• CSA is a malignant cartilage-producing neoplasm arising de novo within bone
  • CSA is the 2nd most common primary bone tumor (5%-10%), but uncommon in the appendicular skeleton
  • CSA should be differentiated from chondroblastic OSA
  • Etiology is unknown but can arise at multiple cartilaginous exostoses sites or previous bone lesion
  • Median age 8.7 years
  • Breed predisposition: Golden Retriever
  • 61%-91% CSA occur in the axial skeleton (i.e., nasal cavity [26%-36%], ribs, pelvis, vertebrae, and skull)
  • Other CSA sites include the appendicular skeleton (<20% data-preserve-html-node="true" to 26%), digits, os penis, and extraskeletal sites (i.e., mammary gland, heart valves, aorta, larynx, trachea, lung, and omentum)
  • CSA is slow to metastasize

  • Malignant tracheal tumors in dogs include OSA, CSA, MCT, ADC, LSA, and SCC
  • Benign tracheal tumors in dogs include chondroma, osteochondroma, ecchondroma-osteochondromal dysplasia, extramedullary plasmacytoma, and leiomyoma
  • Neoplasia of the thyroid gland, esophagus, lung, or aortic chemoreceptor can invade the trachea
  • Non-neoplastic tracheal masses include polyp, eosinophilic granuloma, nodular amyloidosis, tissue reaction to Filaroides osleri, chondromatous hamartoma, papillomatosis, and hyperplastic tracheitis
  • Bimodal age distribution with osteochondroma and ecchondroma-osteochondromal dysplasia in dogs < 2 years and other tumor types in dogs > 6 years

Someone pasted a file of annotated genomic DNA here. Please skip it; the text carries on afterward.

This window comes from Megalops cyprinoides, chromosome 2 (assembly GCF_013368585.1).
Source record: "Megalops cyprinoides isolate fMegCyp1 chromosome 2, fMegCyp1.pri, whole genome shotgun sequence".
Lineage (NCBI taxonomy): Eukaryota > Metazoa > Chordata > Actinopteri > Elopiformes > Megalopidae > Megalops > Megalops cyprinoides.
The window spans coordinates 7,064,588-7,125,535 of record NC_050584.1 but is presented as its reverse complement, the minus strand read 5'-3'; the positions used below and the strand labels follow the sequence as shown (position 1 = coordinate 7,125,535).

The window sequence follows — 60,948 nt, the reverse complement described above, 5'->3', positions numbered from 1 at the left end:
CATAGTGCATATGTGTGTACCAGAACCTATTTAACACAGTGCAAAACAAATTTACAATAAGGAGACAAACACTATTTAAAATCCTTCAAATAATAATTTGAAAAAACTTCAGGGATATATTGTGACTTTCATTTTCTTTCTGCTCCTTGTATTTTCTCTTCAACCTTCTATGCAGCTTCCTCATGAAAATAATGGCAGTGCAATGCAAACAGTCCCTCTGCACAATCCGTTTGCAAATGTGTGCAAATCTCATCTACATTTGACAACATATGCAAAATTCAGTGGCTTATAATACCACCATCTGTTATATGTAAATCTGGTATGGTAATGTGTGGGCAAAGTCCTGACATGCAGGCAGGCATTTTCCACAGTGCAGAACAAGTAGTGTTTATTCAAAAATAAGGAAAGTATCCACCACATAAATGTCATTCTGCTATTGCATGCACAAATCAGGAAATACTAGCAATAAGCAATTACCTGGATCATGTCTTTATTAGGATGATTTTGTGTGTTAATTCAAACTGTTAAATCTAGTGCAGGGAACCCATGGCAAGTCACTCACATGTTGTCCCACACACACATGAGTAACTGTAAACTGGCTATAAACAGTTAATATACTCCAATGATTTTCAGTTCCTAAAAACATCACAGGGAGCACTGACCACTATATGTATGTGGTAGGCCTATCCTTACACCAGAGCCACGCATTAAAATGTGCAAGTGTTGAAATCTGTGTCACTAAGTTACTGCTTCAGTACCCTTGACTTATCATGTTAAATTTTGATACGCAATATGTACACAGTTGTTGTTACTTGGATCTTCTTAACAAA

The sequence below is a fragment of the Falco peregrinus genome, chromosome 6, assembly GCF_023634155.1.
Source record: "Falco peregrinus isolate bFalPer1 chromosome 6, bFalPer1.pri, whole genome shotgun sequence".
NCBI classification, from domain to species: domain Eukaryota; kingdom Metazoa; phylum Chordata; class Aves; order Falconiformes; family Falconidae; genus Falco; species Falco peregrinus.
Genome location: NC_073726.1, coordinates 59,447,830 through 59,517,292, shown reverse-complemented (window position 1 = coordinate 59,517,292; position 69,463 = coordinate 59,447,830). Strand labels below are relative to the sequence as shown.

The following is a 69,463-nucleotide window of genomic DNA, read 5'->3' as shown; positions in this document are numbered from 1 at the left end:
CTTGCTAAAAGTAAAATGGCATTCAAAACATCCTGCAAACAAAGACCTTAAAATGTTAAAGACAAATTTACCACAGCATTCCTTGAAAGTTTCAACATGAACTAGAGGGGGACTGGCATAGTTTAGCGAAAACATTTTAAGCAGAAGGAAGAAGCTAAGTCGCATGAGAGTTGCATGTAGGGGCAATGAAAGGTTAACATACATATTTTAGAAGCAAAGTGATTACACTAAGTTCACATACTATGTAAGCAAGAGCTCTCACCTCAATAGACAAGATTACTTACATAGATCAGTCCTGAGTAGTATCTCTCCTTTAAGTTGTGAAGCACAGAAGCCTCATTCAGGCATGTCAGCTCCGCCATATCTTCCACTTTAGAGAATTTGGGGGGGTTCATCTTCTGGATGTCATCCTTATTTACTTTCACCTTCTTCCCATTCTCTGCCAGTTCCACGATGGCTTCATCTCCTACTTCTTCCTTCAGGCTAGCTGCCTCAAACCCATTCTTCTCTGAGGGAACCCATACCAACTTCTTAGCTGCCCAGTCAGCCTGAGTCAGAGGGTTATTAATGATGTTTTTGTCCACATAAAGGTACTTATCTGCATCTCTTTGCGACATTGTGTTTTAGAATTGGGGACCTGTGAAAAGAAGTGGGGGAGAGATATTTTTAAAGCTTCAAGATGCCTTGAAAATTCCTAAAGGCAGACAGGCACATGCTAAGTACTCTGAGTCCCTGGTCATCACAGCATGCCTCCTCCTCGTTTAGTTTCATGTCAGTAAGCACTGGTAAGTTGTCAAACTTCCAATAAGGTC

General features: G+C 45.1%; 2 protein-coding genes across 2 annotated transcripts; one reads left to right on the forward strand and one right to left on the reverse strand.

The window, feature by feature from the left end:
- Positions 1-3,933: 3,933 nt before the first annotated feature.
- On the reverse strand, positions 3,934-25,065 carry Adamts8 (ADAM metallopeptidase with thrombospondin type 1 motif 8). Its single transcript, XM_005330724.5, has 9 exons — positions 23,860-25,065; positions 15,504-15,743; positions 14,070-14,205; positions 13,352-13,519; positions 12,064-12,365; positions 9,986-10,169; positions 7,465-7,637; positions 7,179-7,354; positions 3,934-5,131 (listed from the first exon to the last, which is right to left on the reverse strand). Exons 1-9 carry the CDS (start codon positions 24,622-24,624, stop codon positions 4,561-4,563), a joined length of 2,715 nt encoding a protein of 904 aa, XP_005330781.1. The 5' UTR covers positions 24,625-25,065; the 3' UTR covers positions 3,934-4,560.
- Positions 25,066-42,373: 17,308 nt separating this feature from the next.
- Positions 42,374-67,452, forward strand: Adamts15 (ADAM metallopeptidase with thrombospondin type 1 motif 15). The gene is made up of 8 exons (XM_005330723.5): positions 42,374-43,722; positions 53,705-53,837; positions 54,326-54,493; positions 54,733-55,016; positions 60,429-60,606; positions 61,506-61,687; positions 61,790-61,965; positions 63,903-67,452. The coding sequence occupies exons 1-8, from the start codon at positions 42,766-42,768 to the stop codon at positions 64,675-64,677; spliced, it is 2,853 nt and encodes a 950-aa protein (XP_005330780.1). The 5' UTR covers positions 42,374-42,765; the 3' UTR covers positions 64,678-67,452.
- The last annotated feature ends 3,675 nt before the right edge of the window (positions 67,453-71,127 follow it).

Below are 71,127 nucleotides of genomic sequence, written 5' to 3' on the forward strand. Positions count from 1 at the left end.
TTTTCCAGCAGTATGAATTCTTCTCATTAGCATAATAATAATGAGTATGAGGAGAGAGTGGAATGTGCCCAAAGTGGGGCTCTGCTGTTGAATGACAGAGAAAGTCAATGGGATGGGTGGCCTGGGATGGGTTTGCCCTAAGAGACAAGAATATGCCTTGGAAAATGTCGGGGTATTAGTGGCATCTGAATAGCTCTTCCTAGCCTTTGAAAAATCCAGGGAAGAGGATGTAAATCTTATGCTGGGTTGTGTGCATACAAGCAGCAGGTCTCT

• Osteochondroma and ecchondroma-osteochondromal dysplasia are benign osseocartilaginous tumors which grow in synchrony with the musculoskeletal system and should stop growing at skeletal maturity


+ Clinical Signs

  • Paroxysmal intermittent coughing of several weeks duration
  • Progressive worsening of dyspnea, stridor, and exercise intolerance
  • Pccasional retching produces hemorrhagic discharge
  • Respiratory signs usually evident when > 50% diameter of airway obstructed
  • Large masses may be palpable especially in the dog

+ Imaging

  • Survey ± contrast bronchography with survey radiographs usually sufficient due to size of lesions at diagnosis
  • Other radiographic signs include pulmonary over-expansion, flattening of the diaphragm, and prominent pulmonary vasculature secondary to increased air content in the lower airways
  • Tracheoscopy provides positive diagnosis with samples collected for brush cytology and histopathology
  • CT or MRI used in humans

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+ Surgical Resection

  • Resection and anastomosis
  • ± tracheal wall reconstruction or stenting

+ Other Treatment Options

  • Radiation therapy
  • Chemotherapy
  • Endoscopic removal
  • Photodynamic therapy

+ Prognosis

  • Tumor location is prognostic with CSA in the skull, nasal turbinates, and appendicular skeleton having a better prognosis than rib CSA
  • MST 210-580 days for dogs with nasal CSA and metastasis is very rare
  • MST 1,080 days for dogs with rib CSA
  • MST 201-540 days for dogs with appendicular CSA treated with limb amputation ± chemotherapy
  • 12-month survival time 17% and 24-month survival time 13%
  • Histologic grade: I, II, and III
  • Histologic grade is an important prognostic indicator for CSA of the same site

  • Benign tracheal neoplasms have a good prognosis following complete resection
  • Short-term prognosis is good for dogs with tracheal tumors, but long-term outcome has not been assessed:
  • Survival times for osteochondroma > 6-8 months
  • Survival times for ecchondroma-osteochondromal dysplasia > 5-12 months
  • Survival times for leiomyoma > 6-7 months
  • Survival times for extramedullary plasmacytoma > 3 months
  • Survival times for CSA > 9-12 months